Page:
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Nature. 2015 Apr 23;520(7548):511-7. doi: 10.1038/nature14367. Epub 2015 Apr 8.

Structure of the TRPA1 ion channel suggests regulatory mechanisms.

Author information

  • 1Department of Physiology, University of California, San Francisco, California 94158-2517, USA.
  • 2Keck Advanced Microscopy Laboratory, Department of Biochemistry and Biophysics, University of California, San Francisco, California 94158-2517, USA.
  • 31] Department of Physiology, University of California, San Francisco, California 94158-2517, USA [2] Keck Advanced Microscopy Laboratory, Department of Biochemistry and Biophysics, University of California, San Francisco, California 94158-2517, USA.

Abstract

The TRPA1 ion channel (also known as the wasabi receptor) is a detector of noxious chemical agents encountered in our environment or produced endogenously during tissue injury or drug metabolism. These include a broad class of electrophiles that activate the channel through covalent protein modification. TRPA1 antagonists hold potential for treating neurogenic inflammatory conditions provoked or exacerbated by irritant exposure. Despite compelling reasons to understand TRPA1 function, structural mechanisms underlying channel regulation remain obscure. Here we use single-particle electron cryo- microscopy to determine the structure of full-length human TRPA1 to ∼4 Å resolution in the presence of pharmacophores, including a potent antagonist. Several unexpected features are revealed, including an extensive coiled-coil assembly domain stabilized by polyphosphate co-factors and a highly integrated nexus that converges on an unpredicted transient receptor potential (TRP)-like allosteric domain. These findings provide new insights into the mechanisms of TRPA1 regulation, and establish a blueprint for structure-based design of analgesic and anti-inflammatory agents.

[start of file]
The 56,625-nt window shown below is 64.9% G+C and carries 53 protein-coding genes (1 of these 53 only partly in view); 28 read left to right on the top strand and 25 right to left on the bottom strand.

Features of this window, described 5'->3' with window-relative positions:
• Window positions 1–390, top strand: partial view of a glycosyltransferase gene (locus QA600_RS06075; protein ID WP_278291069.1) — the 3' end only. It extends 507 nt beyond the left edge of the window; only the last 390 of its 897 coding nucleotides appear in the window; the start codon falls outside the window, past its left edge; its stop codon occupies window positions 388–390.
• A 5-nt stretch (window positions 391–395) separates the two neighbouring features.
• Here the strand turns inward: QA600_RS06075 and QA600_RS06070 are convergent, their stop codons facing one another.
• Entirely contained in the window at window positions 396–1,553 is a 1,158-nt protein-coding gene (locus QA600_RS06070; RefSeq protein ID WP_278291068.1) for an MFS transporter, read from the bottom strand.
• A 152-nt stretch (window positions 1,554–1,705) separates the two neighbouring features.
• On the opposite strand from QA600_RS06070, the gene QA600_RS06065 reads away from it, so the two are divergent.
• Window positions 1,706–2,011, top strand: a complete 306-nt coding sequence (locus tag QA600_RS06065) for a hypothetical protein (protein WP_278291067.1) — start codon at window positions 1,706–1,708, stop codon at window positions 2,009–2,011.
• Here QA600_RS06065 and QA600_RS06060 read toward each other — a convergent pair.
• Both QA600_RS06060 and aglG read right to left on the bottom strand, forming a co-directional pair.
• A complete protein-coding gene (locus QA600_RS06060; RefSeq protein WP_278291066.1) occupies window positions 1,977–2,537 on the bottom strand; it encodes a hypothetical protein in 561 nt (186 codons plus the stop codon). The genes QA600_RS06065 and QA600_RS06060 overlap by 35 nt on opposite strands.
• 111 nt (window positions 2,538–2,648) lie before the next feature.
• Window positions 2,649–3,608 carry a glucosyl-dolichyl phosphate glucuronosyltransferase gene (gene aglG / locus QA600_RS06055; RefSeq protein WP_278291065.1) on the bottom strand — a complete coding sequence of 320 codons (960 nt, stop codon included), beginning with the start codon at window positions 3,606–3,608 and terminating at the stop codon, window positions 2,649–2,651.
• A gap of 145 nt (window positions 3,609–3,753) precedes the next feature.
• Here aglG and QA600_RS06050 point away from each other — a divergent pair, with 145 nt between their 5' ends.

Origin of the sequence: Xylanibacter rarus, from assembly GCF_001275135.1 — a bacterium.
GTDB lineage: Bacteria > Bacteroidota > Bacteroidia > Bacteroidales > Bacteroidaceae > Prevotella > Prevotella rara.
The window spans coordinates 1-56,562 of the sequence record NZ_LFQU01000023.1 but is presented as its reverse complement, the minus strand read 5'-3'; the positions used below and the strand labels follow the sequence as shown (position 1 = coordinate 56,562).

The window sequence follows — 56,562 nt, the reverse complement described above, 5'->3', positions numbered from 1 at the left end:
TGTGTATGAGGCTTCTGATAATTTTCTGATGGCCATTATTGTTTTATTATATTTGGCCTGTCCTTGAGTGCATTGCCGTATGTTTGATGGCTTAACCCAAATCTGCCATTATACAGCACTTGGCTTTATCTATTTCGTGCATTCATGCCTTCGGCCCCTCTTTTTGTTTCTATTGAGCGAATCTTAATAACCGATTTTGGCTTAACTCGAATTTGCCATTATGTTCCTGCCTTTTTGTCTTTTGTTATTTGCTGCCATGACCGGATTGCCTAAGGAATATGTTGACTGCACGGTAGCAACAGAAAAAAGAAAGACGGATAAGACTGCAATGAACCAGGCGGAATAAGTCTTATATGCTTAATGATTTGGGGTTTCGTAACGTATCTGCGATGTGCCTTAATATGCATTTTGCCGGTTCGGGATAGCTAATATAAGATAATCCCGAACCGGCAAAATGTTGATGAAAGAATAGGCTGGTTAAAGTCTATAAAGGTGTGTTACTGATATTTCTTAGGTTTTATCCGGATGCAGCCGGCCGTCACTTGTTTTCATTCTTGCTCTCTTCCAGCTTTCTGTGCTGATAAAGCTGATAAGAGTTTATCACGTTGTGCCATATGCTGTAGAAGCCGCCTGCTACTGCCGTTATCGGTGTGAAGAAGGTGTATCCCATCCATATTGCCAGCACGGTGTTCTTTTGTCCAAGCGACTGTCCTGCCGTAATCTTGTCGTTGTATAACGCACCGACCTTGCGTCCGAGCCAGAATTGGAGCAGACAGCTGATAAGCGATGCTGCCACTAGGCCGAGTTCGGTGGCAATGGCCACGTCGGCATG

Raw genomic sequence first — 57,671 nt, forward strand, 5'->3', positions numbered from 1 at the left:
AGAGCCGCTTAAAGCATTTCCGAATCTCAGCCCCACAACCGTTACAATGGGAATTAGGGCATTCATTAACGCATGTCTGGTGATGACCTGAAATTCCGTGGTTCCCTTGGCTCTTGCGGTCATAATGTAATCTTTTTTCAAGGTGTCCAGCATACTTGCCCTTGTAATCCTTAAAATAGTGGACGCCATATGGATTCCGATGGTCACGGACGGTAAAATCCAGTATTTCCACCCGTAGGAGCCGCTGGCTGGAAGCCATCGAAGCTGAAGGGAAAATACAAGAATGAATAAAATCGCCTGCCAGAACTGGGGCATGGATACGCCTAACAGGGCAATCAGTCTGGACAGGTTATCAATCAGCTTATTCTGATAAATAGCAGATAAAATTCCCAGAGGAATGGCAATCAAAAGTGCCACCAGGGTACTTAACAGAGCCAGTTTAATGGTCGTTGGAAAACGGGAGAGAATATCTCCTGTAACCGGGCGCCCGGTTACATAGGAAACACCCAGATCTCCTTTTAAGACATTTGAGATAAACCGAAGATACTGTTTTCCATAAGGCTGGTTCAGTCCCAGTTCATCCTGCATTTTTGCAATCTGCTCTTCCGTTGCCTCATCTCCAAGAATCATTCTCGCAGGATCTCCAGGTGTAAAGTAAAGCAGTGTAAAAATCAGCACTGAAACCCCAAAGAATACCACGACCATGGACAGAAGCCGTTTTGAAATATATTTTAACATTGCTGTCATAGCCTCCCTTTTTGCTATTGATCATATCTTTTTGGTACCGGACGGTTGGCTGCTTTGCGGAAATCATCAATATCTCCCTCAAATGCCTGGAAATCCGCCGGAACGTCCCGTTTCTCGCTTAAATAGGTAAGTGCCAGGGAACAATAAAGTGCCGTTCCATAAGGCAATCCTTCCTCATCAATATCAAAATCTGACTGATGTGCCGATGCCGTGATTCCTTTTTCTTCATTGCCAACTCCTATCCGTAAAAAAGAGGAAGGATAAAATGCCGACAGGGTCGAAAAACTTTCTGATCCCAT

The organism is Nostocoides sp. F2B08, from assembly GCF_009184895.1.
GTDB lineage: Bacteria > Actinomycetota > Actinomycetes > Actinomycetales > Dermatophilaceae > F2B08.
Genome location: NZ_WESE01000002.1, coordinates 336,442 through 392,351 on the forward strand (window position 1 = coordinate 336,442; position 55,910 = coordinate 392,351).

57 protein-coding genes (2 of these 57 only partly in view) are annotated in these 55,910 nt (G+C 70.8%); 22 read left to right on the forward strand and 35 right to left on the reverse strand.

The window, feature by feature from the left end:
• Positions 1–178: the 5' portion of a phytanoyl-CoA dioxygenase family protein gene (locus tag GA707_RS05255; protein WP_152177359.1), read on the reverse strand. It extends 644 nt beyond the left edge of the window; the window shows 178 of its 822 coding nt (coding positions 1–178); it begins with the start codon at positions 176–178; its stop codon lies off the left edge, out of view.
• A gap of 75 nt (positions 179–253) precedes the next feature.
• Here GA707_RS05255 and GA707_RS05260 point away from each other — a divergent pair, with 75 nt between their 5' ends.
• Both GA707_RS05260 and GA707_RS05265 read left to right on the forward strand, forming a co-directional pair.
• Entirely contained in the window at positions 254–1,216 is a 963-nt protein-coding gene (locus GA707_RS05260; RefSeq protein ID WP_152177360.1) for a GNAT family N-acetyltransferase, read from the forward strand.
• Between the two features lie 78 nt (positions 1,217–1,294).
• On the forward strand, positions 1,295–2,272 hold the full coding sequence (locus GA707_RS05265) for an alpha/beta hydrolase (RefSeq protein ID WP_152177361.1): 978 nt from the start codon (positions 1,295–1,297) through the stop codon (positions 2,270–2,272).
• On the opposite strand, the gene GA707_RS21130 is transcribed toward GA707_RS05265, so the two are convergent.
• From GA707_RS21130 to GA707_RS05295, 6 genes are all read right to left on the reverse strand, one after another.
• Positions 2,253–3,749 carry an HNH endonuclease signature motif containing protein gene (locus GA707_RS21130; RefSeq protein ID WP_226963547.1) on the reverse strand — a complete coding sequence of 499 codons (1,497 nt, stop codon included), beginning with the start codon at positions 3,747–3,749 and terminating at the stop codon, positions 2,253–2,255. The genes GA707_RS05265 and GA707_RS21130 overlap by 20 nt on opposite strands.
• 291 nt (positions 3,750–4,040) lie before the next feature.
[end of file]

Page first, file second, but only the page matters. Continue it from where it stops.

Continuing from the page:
PMID:
25855297
[PubMed - indexed for MEDLINE]
PMCID:
PMC4409540
Free PMC Article
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